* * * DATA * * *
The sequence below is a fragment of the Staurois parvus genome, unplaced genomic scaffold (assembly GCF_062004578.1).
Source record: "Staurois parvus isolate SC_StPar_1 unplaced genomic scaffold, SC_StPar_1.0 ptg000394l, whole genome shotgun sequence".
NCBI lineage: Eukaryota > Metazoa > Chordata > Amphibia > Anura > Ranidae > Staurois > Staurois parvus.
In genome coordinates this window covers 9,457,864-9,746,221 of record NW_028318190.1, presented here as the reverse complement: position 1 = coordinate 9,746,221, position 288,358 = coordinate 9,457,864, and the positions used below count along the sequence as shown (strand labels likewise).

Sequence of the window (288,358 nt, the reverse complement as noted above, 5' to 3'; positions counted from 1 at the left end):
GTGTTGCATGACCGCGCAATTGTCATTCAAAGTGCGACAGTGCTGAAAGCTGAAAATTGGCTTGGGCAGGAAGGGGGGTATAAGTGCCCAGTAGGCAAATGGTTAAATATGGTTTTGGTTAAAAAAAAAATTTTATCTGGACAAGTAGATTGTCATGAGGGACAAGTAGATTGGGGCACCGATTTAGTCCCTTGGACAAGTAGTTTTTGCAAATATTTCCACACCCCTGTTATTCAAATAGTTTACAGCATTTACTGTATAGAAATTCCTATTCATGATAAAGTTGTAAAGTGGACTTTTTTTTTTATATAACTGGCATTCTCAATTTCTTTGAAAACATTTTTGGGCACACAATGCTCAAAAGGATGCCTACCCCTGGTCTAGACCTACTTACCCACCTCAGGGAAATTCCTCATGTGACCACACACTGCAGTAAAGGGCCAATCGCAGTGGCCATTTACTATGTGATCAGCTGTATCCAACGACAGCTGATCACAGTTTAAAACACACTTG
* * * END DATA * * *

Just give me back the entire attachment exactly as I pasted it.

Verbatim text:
The sequence below is a fragment of the Staurois parvus genome, unplaced genomic scaffold (assembly GCF_062004578.1).
Source record: "Staurois parvus isolate SC_StPar_1 unplaced genomic scaffold, SC_StPar_1.0 ptg000394l, whole genome shotgun sequence".
NCBI lineage: Eukaryota > Metazoa > Chordata > Amphibia > Anura > Ranidae > Staurois > Staurois parvus.
In genome coordinates this window covers 9,457,864-9,746,221 of record NW_028318190.1, presented here as the reverse complement: position 1 = coordinate 9,746,221, position 288,358 = coordinate 9,457,864, and the positions used below count along the sequence as shown (strand labels likewise).

Sequence of the window (288,358 nt, the reverse complement as noted above, 5' to 3'; positions counted from 1 at the left end):
GTGTTGCATGACCGCGCAATTGTCATTCAAAGTGCGACAGTGCTGAAAGCTGAAAATTGGCTTGGGCAGGAAGGGGGGTATAAGTGCCCAGTAGGCAAATGGTTAAATATGGTTTTGGTTAAAAAAAAAATTTTATCTGGACAAGTAGATTGTCATGAGGGACAAGTAGATTGGGGCACCGATTTAGTCCCTTGGACAAGTAGTTTTTGCAAATATTTCCACACCCCTGTTATTCAAATAGTTTACAGCATTTACTGTATAGAAATTCCTATTCATGATAAAGTTGTAAAGTGGACTTTTTTTTTTATATAACTGGCATTCTCAATTTCTTTGAAAACATTTTTGGGCACACAATGCTCAAAAGGATGCCTACCCCTGGTCTAGACCTACTTACCCACCTCAGGGAAATTCCTCATGTGACCACACACTGCAGTAAAGGGCCAATCGCAGTGGCCATTTACTATGTGATCAGCTGTATCCAACGACAGCTGATCACAGTTTAAAACACACTTG